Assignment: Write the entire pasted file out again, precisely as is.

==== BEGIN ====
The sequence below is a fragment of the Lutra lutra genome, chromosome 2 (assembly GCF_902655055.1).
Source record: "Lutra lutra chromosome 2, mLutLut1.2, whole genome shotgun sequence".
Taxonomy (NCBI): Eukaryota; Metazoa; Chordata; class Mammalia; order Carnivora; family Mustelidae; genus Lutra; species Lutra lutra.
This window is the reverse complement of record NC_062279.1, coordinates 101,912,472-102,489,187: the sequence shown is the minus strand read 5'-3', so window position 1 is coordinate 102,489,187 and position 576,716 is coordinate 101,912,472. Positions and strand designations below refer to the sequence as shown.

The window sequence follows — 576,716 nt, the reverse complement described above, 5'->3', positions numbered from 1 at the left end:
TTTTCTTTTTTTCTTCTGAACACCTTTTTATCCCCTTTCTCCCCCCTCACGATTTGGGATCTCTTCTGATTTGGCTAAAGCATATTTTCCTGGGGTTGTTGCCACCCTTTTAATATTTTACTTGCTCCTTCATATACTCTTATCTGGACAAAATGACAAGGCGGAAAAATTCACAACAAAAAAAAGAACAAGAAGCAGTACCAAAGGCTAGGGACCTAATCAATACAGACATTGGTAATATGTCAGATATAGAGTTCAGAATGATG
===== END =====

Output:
The sequence below is a fragment of the Lutra lutra genome, chromosome 2 (assembly GCF_902655055.1).
Source record: "Lutra lutra chromosome 2, mLutLut1.2, whole genome shotgun sequence".
Taxonomy (NCBI): Eukaryota; Metazoa; Chordata; class Mammalia; order Carnivora; family Mustelidae; genus Lutra; species Lutra lutra.
This window is the reverse complement of record NC_062279.1, coordinates 101,912,472-102,489,187: the sequence shown is the minus strand read 5'-3', so window position 1 is coordinate 102,489,187 and position 576,716 is coordinate 101,912,472. Positions and strand designations below refer to the sequence as shown.

The window sequence follows — 576,716 nt, the reverse complement described above, 5'->3', positions numbered from 1 at the left end:
TTTTCTTTTTTTCTTCTGAACACCTTTTTATCCCCTTTCTCCCCCCTCACGATTTGGGATCTCTTCTGATTTGGCTAAAGCATATTTTCCTGGGGTTGTTGCCACCCTTTTAATATTTTACTTGCTCCTTCATATACTCTTATCTGGACAAAATGACAAGGCGGAAAAATTCACAACAAAAAAAAGAACAAGAAGCAGTACCAAAGGCTAGGGACCTAATCAATACAGACATTGGTAATATGTCAGATATAGAGTTCAGAATGATG